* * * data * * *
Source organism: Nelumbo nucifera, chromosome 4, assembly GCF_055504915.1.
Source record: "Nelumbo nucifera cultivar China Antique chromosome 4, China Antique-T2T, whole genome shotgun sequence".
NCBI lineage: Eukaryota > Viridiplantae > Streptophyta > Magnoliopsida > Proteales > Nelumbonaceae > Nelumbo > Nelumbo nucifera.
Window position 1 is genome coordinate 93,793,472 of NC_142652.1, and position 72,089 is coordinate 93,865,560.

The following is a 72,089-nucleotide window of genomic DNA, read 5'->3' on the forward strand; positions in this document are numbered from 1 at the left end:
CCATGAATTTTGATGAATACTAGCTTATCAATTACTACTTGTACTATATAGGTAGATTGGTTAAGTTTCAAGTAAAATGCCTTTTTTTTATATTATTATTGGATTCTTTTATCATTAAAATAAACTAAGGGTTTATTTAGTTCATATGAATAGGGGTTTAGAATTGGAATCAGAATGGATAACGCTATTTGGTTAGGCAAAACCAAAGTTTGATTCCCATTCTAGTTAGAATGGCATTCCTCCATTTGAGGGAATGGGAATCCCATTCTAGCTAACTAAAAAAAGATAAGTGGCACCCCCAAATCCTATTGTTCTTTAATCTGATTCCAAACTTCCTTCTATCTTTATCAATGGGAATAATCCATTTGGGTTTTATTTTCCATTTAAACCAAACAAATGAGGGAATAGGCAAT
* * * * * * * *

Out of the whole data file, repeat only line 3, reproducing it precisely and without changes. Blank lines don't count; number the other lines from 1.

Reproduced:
NCBI lineage: Eukaryota > Viridiplantae > Streptophyta > Magnoliopsida > Proteales > Nelumbonaceae > Nelumbo > Nelumbo nucifera.